In fact, zinnias are known for attracting pollinators, which is another reason why gardeners love them. They help ensure that other plants in their vicinity (who don’t have the ability to self-pollinate!) also get some pollinator attention!
5. Seed Retrieval
Last but not least in the zinnia growth stages, we have the seed retrieval. The step isn’t obligatory, but how great would it be to harvest your own seeds to replant next season? It saves you money, and reconnects you to nature in a way that is usually blocked by modern life.
Before collecting the seeds, you need to allow your zinnia flowers to dry out completely before cutting them from the zinnia plant. If you pick them too soon, the seeds might not be mature enough to germinate when planted.
So how do you know when a flower is dry enough? Your zinnia bloom is completely dry when it feels brittle and has turned completely brown. At that point you can take the flower head, remove the dried petals, and tape it gently to release the seeds. If that doesn’t do it, you can also rub it gently between your fingers.
Catch the seeds on a napkin or paper plate, then transfer them onto a mesh screen to make sure they are completely dry on all sides. Then you can store them until the next planting season comes around!
Where to Buy Zinnia Seeds and Transplants
Luckily for us, zinnias are popular flowers, so it’s easy to find both seeds and young transplants to kickstart your own zinnia growth stages.
You can visit your local nursery, where the staff will be able to help you determine the right time of the year to plant and transplant your zinnia flowers. They’ll also be able to advise you on companion plants to grow alongside them to make for a beautifully diverse garden.
If you don’t have the time for a trip to the nursery, however, there are lots of options online, too! In fact, I suggest you buy your zinnias online from reputable sources to avoid the hassle of in-person shopping. My favorite option is Nature Hills!
Tips to Growing Zinnias
Now that we’ve covered the five zinnia growth stages, let me give you some more tips and tricks to ensure a successful lifecycle for this beautiful plant.
- Whether you’re planting seeds or transplants into your outdoor garden, clear the soil of weeds before you get started. They could harm your zinnia plant’s future growth if they stick around.
- Plant your seeds or transplants outdoors on a day without wind.
- Zinnias can easily be damaged during the transplanting process. If you’re starting from seed indoors, consider planting them in decomposable containers that you can put straight into the earth or a bigger pot when the time is right.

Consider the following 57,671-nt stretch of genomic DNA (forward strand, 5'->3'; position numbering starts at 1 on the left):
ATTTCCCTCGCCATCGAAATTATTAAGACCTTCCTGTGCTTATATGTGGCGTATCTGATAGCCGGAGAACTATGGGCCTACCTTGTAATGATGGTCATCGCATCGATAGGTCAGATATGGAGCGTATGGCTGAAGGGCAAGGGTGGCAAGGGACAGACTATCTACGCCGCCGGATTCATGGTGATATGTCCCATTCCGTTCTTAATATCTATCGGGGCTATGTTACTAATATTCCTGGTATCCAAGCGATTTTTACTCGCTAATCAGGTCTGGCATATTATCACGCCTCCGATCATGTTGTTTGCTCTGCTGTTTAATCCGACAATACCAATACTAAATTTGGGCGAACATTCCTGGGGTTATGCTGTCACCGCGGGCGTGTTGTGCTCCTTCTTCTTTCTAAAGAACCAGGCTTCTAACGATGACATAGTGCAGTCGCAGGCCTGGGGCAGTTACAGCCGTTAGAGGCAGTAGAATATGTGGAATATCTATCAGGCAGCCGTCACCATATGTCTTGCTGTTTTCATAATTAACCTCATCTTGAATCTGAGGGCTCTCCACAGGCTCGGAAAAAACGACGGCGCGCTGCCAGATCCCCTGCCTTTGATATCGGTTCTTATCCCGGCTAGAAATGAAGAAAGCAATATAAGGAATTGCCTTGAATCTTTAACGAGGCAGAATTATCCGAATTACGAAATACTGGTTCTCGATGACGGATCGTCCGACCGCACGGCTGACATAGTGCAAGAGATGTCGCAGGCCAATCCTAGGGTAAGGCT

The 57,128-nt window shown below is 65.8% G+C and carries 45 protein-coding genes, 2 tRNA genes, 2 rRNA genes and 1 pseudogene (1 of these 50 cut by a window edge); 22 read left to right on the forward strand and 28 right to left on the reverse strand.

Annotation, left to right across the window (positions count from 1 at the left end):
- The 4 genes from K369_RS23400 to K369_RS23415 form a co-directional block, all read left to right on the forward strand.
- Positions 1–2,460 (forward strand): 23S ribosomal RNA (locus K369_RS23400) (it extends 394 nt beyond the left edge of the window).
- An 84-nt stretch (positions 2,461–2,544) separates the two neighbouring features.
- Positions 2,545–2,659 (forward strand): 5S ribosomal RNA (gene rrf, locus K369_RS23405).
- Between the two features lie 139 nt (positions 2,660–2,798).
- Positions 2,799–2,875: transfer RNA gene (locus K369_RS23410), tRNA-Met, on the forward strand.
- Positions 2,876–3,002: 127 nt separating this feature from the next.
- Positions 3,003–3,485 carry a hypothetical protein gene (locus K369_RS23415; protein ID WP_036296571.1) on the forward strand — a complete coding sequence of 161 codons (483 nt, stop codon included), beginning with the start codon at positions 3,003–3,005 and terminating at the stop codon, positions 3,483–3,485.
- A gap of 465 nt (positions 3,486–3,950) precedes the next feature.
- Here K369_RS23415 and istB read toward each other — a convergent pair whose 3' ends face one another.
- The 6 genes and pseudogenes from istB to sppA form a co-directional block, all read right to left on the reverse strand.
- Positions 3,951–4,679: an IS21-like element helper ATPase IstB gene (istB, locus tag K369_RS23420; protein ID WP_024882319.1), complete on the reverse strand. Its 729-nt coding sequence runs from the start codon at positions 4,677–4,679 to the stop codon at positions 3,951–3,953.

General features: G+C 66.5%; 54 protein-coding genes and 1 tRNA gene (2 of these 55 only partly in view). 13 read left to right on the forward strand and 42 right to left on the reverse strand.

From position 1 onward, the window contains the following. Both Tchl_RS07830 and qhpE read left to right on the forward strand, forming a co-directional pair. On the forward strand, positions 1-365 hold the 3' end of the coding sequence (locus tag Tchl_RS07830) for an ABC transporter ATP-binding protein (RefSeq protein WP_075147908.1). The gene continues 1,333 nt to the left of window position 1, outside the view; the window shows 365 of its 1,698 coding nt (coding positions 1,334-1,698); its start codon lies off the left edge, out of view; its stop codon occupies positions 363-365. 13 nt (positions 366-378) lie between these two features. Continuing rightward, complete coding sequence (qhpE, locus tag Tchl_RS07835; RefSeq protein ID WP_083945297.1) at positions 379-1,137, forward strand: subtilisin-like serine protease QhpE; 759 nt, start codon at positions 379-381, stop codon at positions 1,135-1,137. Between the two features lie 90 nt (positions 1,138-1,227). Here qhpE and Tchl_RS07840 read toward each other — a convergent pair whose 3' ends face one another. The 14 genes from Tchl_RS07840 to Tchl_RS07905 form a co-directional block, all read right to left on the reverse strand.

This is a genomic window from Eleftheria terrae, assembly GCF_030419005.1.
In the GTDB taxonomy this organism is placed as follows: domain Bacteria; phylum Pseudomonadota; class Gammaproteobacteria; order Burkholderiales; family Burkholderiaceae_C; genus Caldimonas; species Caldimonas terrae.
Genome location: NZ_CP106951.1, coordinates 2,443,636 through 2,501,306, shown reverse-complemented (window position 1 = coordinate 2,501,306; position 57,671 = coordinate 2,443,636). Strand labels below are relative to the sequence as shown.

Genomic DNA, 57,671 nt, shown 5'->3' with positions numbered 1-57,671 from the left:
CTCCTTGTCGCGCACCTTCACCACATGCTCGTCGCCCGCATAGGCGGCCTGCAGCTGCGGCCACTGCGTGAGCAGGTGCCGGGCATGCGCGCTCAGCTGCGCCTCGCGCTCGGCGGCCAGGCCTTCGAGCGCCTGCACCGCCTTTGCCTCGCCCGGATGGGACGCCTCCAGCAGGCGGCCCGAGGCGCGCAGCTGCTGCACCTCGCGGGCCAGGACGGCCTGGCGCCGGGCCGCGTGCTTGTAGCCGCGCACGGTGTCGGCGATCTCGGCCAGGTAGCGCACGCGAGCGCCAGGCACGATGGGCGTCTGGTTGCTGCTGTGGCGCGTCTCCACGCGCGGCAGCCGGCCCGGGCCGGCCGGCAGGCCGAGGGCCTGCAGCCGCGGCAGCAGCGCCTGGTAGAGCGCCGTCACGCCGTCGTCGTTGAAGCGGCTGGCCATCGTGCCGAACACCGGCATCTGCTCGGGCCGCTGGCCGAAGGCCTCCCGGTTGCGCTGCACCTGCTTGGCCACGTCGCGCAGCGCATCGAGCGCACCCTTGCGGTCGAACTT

- Use drip irrigation to water your zinnia plants. Any other watering system that gets their leaves wet can eventually lead to mold or powdery mildew.
- Pruning the central stem to just a little higher than the side shoots when the plant is still young will help your zinnia grow many stems, and encourage a fuller bloom.
- Zinnias are susceptible to pests like aphids, whiteflies, and more. Prevention is always the best solution, but if you arrive at the problem too late, treat it with an organic pesticide.
- Zinnias are also susceptible to fungal diseases like powdery mildew and Alternaria leaf spot. As with pests, the best solution is prevention. Prevention means growing your zinnia plants with plenty of sunlight, air circulation, and watering them in the morning so that there is no potential for mold to form during the night. Remember to also get rid of weeds and dead leaves or flowers. If that doesn’t work, talk with the experts at your local nursery for advice.
Fun Facts About Zinnias
Still can’t get enough of these beautiful flowers? Here is some more information about how special they are!
- NASA uses Zinnia plants for agricultural experiments both on earth and at the International Space Station. That means zinnias are playing a role in the development of sustainable agricultural practices for future long-term space missions—like traveling to Mars!
- Zinnias are native to Mexico.
- Because zinnia flowers have strong, erect stems and big flowerheads, they’re great to use in bouquets and flower arrangements. They can last up to 10 days in a vase!
- Zinnias come in virtually every color except for true blue. In bouquets, they look great next to petunias, marigolds, and dahlias.
- Once you pick a zinnia flower from the plant, the flower doesn’t continue to bloom. That means you have to wait until the flower has opened completely before cutting it for your bouquet!
- Zinnias are the perfect addition to cottagecore, boho, and farmhouse decor.
- Zinnias come in many different varieties. That means there’s certainly a zinnia variety out there that is perfect for your garden, no matter what plants you’re already growing there. For example, you can buy giant zinnias (they grow up to four feet tall!) as well as dwarf zinnias, whose growth may stay under a single foot.
Now You Know All About the Growth of Zinnias!
Easy to grow, drought-resistance (once established), colorful, and self-pollinating—what else could you want from a plant? There’s a reason why zinnias are so popular. Beginner gardeners can master the zinnia growth stages with ease, and veteran gardeners return to the routine with familiarity and satisfaction.
Excited to continue your flower-growing adventures? If you appreciated the information here, start thinking about companion plants for your zinnias and check out our daisy flower page for guides on planting, growing, caring, harvesting, and more!